Lawyer who challenged Washington’s NFL group calls title change ‘important’ to franchise’s future

Lawyer who challenged Washington’s NFL team calls name change ‘vital’ to franchise’s future

A lawyer who worked on a trademark case against the Washington Football team said it has renewed people’s thinking about other racially related names and images.

A lawyer who worked on a trademark case against the Washington NFL team said the recent news surrounding the team’s name has renewed people’s thinking about other team names and images that may be racially insensitive.

Michael Lindsay, a partner at the firm Dorsey & Whitney, and co-chair of its Commercial Litigation and Antitrust practices, worked on a case more than a decade ago in which the court ruled that the Washington NFL team’s trademark was disparaging to Native Americans.

“The fact that a racial slur has been used for a long time just means that you’ve been insulting people for a long time,” Lindsay said.

Owner Daniel Snyder’s organization announced earlier this week it will no longer use the team’s old name and the process has begun to find a new nickname for the franchise, which has been linked with Washington since the late 1930s.

While the Supreme Court ultimately ruled that it prohibits the U.S. Trademark Office from canceling a mark on the basis that it is disparaging, Lindsay said that it was an important part in the fight to change the name.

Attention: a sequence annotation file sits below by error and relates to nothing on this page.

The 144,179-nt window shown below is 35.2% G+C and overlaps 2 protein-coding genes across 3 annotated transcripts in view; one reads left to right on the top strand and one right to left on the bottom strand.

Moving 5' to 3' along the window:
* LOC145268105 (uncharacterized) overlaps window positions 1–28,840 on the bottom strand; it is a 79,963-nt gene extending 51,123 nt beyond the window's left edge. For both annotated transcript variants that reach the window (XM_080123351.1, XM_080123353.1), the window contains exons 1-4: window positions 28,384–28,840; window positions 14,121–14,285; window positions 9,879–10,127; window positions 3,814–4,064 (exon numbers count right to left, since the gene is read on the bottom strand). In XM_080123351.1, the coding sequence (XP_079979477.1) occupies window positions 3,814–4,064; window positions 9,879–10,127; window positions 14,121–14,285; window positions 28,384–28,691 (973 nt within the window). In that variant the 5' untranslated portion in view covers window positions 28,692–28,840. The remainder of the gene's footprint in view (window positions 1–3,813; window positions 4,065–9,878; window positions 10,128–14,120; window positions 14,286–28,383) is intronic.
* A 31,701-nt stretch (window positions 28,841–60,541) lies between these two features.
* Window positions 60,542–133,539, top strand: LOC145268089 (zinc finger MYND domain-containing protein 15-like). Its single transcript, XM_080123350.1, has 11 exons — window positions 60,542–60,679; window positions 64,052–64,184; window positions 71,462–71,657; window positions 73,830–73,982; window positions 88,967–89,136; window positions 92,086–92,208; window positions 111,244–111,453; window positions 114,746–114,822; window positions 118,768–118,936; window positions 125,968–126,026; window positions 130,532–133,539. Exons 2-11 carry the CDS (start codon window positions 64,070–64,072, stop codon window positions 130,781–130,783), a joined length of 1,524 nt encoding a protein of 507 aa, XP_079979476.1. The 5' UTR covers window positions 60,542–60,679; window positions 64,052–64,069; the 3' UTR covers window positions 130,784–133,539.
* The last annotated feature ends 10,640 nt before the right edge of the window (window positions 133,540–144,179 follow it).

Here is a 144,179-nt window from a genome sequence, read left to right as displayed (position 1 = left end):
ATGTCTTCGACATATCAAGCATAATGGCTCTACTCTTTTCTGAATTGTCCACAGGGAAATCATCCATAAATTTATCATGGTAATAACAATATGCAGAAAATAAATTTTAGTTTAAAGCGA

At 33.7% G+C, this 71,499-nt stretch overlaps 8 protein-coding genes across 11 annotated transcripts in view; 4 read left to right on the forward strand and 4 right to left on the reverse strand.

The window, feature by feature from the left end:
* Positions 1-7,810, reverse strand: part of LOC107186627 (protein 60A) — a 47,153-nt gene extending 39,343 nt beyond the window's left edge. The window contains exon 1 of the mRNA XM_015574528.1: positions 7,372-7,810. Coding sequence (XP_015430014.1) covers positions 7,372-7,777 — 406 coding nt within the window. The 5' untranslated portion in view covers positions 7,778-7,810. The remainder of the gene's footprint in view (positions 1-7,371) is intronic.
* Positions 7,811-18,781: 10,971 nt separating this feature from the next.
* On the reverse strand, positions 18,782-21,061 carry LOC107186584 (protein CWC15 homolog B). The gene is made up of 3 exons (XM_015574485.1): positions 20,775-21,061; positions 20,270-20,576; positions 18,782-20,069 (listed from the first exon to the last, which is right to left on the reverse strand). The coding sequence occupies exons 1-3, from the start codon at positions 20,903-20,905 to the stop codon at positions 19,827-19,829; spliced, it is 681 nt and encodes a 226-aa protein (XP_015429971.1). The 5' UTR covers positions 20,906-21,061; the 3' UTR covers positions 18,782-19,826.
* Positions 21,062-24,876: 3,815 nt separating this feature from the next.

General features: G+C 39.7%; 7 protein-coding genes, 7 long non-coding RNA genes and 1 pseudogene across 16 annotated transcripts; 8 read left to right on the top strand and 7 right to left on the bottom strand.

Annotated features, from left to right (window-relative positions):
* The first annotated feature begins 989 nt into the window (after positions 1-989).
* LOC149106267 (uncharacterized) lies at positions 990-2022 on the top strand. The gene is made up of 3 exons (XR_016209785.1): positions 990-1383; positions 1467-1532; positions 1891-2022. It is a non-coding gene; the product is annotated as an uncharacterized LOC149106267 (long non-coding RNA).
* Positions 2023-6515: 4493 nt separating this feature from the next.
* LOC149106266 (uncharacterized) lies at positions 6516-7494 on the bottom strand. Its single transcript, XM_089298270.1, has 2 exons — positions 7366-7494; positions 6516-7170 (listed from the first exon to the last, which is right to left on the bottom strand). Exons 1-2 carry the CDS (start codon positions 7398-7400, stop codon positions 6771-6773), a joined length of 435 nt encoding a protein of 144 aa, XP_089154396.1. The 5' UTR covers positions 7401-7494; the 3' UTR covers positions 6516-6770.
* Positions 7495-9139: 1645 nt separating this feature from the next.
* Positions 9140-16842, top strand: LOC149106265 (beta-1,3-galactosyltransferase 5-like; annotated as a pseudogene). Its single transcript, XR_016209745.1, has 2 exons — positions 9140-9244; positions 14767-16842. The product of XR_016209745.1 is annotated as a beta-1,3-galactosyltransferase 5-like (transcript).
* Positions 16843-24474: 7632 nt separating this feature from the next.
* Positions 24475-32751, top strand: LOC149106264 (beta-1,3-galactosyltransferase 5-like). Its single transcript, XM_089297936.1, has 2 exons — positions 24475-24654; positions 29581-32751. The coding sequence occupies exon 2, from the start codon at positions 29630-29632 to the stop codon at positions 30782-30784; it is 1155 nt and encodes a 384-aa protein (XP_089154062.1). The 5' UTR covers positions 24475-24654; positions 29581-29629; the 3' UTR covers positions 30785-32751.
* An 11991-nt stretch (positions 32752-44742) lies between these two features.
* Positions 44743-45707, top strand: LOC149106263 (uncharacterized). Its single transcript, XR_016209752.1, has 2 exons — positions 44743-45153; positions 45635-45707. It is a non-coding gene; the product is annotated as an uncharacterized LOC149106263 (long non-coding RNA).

“One of the things that the Washington team has responded to was the changed culture. The team wants to remain vital and a part of their fans’ lives,” he said.

Lindsay said while the move was culturally appropriate, it is also an economic move.

“The team wants to encourage their fans to embrace that new name and with that evolution in identity, fans are going to have to buy all new merchandise. There’s a nice economic opportunity for teams to be considering,” Lindsay said.

Sports franchises in Cleveland, Chicago and Atlanta, along with some major universities, are all in the spotlight related to their teams’ names, imagery and traditions including the “tomahawk chop.”

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